Last week I undertook a yearly ritual known to many in Vermont. I went out to the garden and harvested anything that looked even remotely edible. Green tomatoes, underripe peppers, tiny baby greens, and undersized corn cobs all ended up in my bucket. The reason for my garden purge, of course, was the forecast of frost the following evening.
The experience was almost surreal in its 'fall-ness'. As I walked out to the garden, under a darkening, cloudless sky, dry leaves crunched underfoot. The driveway was littered with sugar maple seeds. At first, there were no bird sounds to be heard, but as I harvested, I heard faint, familiar calls - Canada geese, high above. The calls grew louder as the geese flew directly overhead in an irregular 'V' shape, heading due south.
Yet, nothing was a stronger sign of the changes of the season than the smell in the air. It SMELLED like frost. I don't know how else to describe it, but anyone who has lived in Vermont for any significant amount of time knows the smell. This, above anything else, told me I was making the right decision as I pillaged the last of the garden. There was going to be a frost.
The next morning I woke up before the sun rose above Mt. Moosalamoo and headed outside. The thermometer read 31 degrees. The cars parked outside were patterned with feathery frost and the grass was frosted white and crunched underfoot. The cucumber leaves did not yet look damaged, but later in the day they would turn brown and wilt. Smoke from a nearby chimney lay low, held in the pooled cold air in the valley (called a temperature inversion) and unable to rise much higher than the roofs of the houses. I talked to my neighbor, who lives up the street. He told me that the coldest temperature experienced by his garden (which is on a hill above the valley inversion layer) was 36 degrees. I wondered if, on Wednesday night, the smell of frost hung over his home too, or if that phenomena phenomenon was truly restricted to the areas due to drop below freezing.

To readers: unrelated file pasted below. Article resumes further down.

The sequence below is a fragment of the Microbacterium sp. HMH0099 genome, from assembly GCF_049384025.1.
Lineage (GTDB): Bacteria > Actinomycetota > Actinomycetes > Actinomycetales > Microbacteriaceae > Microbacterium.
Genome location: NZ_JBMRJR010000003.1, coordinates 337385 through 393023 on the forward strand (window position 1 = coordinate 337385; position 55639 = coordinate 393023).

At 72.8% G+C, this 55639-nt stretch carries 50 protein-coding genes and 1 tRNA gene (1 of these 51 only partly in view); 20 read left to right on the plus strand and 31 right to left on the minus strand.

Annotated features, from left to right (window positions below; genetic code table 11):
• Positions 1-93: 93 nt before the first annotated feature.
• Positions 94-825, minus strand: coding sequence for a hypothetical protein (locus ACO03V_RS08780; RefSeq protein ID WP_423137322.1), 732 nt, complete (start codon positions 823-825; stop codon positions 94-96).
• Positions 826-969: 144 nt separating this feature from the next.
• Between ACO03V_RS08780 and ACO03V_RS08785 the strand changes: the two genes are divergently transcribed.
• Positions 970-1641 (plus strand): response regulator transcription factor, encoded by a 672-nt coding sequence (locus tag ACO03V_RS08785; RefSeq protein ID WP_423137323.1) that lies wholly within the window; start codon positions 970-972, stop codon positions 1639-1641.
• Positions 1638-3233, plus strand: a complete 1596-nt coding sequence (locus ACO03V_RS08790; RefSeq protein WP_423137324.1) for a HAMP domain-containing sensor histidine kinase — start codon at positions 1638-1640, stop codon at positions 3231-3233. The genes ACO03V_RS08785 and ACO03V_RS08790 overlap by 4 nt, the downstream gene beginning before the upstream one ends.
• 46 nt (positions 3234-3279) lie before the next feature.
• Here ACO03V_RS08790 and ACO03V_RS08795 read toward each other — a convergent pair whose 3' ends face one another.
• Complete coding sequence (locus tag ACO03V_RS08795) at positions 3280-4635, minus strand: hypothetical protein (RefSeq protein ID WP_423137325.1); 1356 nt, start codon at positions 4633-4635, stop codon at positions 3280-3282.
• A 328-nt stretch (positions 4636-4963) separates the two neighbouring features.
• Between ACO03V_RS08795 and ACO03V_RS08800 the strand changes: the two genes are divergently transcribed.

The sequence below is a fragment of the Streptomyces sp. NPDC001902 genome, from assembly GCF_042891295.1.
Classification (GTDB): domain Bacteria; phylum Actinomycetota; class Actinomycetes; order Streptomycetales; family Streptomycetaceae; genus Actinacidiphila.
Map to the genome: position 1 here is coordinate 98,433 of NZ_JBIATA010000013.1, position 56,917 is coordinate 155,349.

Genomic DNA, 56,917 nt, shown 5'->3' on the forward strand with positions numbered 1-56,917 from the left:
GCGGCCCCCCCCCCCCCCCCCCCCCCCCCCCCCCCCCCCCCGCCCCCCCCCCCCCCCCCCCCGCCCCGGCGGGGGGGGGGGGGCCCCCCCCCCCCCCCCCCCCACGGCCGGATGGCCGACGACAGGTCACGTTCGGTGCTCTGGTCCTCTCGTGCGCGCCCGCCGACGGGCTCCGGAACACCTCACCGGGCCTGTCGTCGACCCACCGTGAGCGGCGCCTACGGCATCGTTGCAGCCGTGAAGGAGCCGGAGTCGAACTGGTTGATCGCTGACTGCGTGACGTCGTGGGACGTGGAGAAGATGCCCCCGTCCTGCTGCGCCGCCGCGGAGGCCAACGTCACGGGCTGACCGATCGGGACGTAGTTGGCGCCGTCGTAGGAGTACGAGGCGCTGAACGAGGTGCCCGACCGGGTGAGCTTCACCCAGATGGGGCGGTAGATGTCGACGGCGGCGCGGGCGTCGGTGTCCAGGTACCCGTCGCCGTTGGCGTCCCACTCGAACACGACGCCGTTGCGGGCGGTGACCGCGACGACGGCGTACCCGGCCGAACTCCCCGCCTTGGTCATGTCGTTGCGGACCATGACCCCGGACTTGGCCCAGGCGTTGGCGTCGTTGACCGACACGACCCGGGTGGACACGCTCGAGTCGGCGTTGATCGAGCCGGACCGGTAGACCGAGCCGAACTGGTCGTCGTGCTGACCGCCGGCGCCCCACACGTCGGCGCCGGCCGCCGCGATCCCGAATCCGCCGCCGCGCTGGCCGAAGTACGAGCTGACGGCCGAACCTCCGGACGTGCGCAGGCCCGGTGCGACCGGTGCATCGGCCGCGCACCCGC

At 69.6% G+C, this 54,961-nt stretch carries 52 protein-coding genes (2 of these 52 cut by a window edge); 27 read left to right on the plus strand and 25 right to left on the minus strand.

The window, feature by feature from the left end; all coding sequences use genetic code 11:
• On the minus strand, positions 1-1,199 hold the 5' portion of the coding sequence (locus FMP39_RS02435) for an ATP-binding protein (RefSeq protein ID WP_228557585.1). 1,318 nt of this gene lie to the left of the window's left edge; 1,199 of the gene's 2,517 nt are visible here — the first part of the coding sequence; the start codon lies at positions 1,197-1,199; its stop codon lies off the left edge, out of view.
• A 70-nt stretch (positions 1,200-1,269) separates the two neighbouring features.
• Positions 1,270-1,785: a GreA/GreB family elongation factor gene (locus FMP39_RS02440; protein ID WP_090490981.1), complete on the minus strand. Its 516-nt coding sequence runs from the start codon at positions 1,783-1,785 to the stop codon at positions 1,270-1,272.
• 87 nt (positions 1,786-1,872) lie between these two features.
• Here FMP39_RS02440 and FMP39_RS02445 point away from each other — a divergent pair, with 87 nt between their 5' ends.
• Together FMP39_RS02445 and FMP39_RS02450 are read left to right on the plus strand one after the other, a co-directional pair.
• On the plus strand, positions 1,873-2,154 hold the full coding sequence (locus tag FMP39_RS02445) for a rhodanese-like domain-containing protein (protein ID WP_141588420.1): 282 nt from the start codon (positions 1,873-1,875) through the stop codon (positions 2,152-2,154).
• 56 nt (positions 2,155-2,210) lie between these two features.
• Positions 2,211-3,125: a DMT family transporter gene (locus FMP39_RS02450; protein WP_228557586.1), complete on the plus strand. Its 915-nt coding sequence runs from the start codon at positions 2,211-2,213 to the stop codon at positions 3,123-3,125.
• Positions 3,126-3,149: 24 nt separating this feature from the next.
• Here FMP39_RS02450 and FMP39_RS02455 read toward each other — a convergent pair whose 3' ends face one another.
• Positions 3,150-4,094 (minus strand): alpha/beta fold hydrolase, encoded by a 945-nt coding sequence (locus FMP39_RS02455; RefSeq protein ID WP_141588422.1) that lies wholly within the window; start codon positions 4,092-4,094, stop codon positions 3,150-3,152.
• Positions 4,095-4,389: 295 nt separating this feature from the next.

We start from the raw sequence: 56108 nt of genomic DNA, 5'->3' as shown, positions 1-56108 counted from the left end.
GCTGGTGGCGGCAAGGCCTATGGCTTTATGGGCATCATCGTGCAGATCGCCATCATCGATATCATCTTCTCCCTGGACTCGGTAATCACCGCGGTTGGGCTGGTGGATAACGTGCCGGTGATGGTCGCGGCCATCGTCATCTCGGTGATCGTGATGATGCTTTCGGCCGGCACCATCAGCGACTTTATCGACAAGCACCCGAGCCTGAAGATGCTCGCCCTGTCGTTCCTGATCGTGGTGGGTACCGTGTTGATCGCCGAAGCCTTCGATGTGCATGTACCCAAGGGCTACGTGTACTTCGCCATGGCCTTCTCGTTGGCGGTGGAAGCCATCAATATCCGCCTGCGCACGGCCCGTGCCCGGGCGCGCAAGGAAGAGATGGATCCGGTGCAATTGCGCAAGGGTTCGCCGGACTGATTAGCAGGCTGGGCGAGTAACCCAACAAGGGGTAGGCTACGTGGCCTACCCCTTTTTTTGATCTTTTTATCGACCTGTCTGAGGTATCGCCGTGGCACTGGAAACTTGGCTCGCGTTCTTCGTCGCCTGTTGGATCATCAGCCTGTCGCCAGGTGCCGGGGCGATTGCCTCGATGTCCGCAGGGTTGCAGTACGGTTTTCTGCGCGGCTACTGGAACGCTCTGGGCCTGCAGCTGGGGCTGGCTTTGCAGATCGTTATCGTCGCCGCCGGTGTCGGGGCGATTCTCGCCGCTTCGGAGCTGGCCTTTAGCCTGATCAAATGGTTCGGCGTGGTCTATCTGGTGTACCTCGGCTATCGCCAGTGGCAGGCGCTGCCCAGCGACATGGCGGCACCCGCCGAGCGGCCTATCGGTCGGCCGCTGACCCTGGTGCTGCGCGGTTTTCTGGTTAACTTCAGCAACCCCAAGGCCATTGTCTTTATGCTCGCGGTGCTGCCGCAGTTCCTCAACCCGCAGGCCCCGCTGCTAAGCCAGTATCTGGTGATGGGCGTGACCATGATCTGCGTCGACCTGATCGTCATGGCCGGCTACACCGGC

One of the most remarkable things about Vermont is its variability in weather and climate - within a day, week, month, year, and from year to year. Several times I have asked long-time Vermonters if a weather pattern was 'normal' only to be told there is no normal - every winter brings a different mix of snow, frigid nights, and thaws, and every summer thunderstorm reacts differently when it reaches the base of the mountains. To be sure, there are patterns - my neighbor tells me he often gets several extra frost-free weeks at his house than people living in the valley nearby - but there are no guarantees, and no periods of stagnation. Sometimes people ask me if I miss southern California weather, but heading into my third Vermont winter, I still do not. Who would prefer a guarantee of smog and dry heat over a day that dawns with almost anything possible? Indeed, in mid October, anAddison County resident could experience anything from a snow flurry to an 80 degree sunny day.
The last seven days offered a true taste of this variability. After cold rains and a frost, the temperatures over the weekend rose to summer-like levels. Burlington set a record high temperature of 80 degrees on Sunday and the Middlebury College weather station reported a high temperature of 79.5 degrees. As the week passes, we can expect cooling daytime temperatures and a few waves of rain through Saturday night. Beyond this, no further heat waves are expected, and one run of one weather model even indicated a chance of light snow in about two weeks. Of course, long range forecasts - and even short range forecasts - are quite prone to error in Vermont. So in truth, we could experience almost anything.
I wouldn't have it any other way.
Charlie Hohn is a recent graduate of the UVM Field Naturalist graduate program. He has been closely watching the weather ever since he was a child in southern California. Charlie will be posting occasional blog posts here about Addison County weather. He also blogs about water at slowwatermovement.blogspot.com.